Despite flashes of greatness and wins like the 2019 Iron Bowl, Nix’s completion percentage didn’t cross the 60% mark during his first two seasons. He threw for 16 interceptions and was sacked 40 times over the course of three years. During his last season at Auburn, he was benched for TJ Finley before suffering a season-ending injury. At one point, Nix referred to his time at Auburn as “miserable.”
It stands to reason that, as Nix was trying to stay afloat at Auburn, he looked to outside counsel — in this case, toward David Moore, a quarterbacks coach and trainer from QB Country, a quarterback development company. Moore remembers watching Nix in high school and being awed by his arm strength. Before working with him in an official capacity, Moore would send Nix feedback and notes following his games at Auburn. Then, going into Nix’s junior season, the two started working together, and the feedback loop as well as the work ramped up.
“Sometimes, they’re mechanical, sometimes they’re more psychological,” Moore said of the notes he would send Nix. “During the season there’s so much on a kid’s plate that you want to be a soundboard, you want to encourage and refocus.”
When Moore started to work more closely with Nix, the formula for success became evident quickly: Nix had all the conventional tools to be an elite quarterback — big arm, fast-twitch ability, quickness and overall physicality — but where the improvement needed to be made was in the very act of refining how to, as Moore put it, “play quarterback.” From his decision-making to his footwork to his ability to make in-game throws, Nix had to make a shift.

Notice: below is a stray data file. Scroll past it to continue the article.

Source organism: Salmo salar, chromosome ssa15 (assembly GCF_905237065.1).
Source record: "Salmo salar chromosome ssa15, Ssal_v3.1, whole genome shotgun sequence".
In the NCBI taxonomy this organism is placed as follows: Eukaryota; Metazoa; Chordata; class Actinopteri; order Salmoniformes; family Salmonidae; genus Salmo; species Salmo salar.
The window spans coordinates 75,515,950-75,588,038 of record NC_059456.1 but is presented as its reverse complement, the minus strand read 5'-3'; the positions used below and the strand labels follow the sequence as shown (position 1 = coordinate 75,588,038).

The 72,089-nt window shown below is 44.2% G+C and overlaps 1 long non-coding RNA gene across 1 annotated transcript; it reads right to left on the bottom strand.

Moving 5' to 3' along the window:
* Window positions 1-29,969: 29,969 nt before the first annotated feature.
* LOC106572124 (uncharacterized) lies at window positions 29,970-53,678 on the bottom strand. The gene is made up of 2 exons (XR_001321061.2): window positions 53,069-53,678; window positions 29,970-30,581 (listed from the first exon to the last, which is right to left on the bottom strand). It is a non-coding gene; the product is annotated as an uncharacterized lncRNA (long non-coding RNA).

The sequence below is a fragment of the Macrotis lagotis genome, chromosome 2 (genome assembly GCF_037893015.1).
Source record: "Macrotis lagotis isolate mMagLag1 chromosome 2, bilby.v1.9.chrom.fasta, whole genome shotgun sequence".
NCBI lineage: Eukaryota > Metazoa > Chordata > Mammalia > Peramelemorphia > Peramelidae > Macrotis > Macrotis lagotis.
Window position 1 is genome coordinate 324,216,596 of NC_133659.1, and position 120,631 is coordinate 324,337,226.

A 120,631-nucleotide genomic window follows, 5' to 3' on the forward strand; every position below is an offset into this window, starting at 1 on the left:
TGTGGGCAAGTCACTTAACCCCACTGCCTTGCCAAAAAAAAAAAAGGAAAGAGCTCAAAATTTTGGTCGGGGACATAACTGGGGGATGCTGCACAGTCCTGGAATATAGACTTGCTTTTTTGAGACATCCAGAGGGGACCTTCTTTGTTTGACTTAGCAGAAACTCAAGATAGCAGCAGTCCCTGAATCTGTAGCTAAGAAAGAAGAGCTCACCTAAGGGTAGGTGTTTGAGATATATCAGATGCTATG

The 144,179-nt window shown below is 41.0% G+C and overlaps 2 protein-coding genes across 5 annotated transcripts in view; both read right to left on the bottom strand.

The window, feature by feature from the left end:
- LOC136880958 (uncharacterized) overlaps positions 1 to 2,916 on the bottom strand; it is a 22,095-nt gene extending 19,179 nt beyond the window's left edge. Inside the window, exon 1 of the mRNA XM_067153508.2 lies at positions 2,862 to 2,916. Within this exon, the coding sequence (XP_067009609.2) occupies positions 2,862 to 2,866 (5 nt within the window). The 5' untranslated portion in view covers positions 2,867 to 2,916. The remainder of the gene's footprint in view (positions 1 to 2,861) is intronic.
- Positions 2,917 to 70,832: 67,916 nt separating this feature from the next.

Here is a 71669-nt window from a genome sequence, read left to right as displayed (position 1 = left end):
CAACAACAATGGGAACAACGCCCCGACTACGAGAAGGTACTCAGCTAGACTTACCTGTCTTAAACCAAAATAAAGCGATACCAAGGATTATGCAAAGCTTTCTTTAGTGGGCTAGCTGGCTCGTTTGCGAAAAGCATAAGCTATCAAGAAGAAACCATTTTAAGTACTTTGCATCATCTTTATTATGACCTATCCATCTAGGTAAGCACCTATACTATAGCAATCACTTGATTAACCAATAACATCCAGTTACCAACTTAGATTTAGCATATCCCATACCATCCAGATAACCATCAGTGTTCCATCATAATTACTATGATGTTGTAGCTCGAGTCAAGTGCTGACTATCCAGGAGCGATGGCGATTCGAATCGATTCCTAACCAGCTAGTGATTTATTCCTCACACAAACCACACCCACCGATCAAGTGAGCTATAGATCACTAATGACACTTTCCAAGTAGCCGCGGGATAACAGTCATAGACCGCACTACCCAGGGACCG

In Year 1 of his time with the Ducks, and after two years with Moore, Nix leaped. He completed 72% of his passes, threw for 3,593 yards and completed 29 touchdown passes. Under Lanning and then-offensive coordinator Kenny Dillingham, Nix looked like more of a poised passer than ever, taking Oregon to a 10-3 record and completely revamping the perception of his play.
“He’s gotten good at what matters, check downs and not forced throws downfield,” Moore said. “His feet have gotten so much better because they’re tied to route progressions. He’s rarely too early or real late on a throw.”
Moore can get as granular as you like about how Nix isn’t “ripping” his left arm across anymore, how he’s not as tall and narrow as he once was, or even how his deep ball has improved because he isn’t elevating his front shoulder more than he needs to on such throws. But even he will note that the technical improvements would be evident only if Nix developed as a decision-maker and leader.
“That’s why I think he’s just scratching the surface in a way because he’s grown into an elite quarterback, not just an incredible thrower,” Moore said.
For Nix, the improvement was so radical that one year wasn’t enough. The Ducks didn’t win the Pac-12 or advance to the College Football Playoff last seaso, and Nix still had one more year of eligibility. So, despite having the best season of his college career, Nix not only returned for a final year, he came back better than ever.
NIX CAN’T HELP but smile. The final question of his postgame news conference had set up perfectly for him to say something positive — not about his teammates or his coaches — but about himself. Nix nearly did it but caught himself.
“It’s year five for myself, but I’m still learning different ways to prepare,” Nix said. “And I think I’ve done a good enough job, but obviously I can do better.”
The interview ended, and the local reporter who had asked the question ribbed him: “You almost did it.”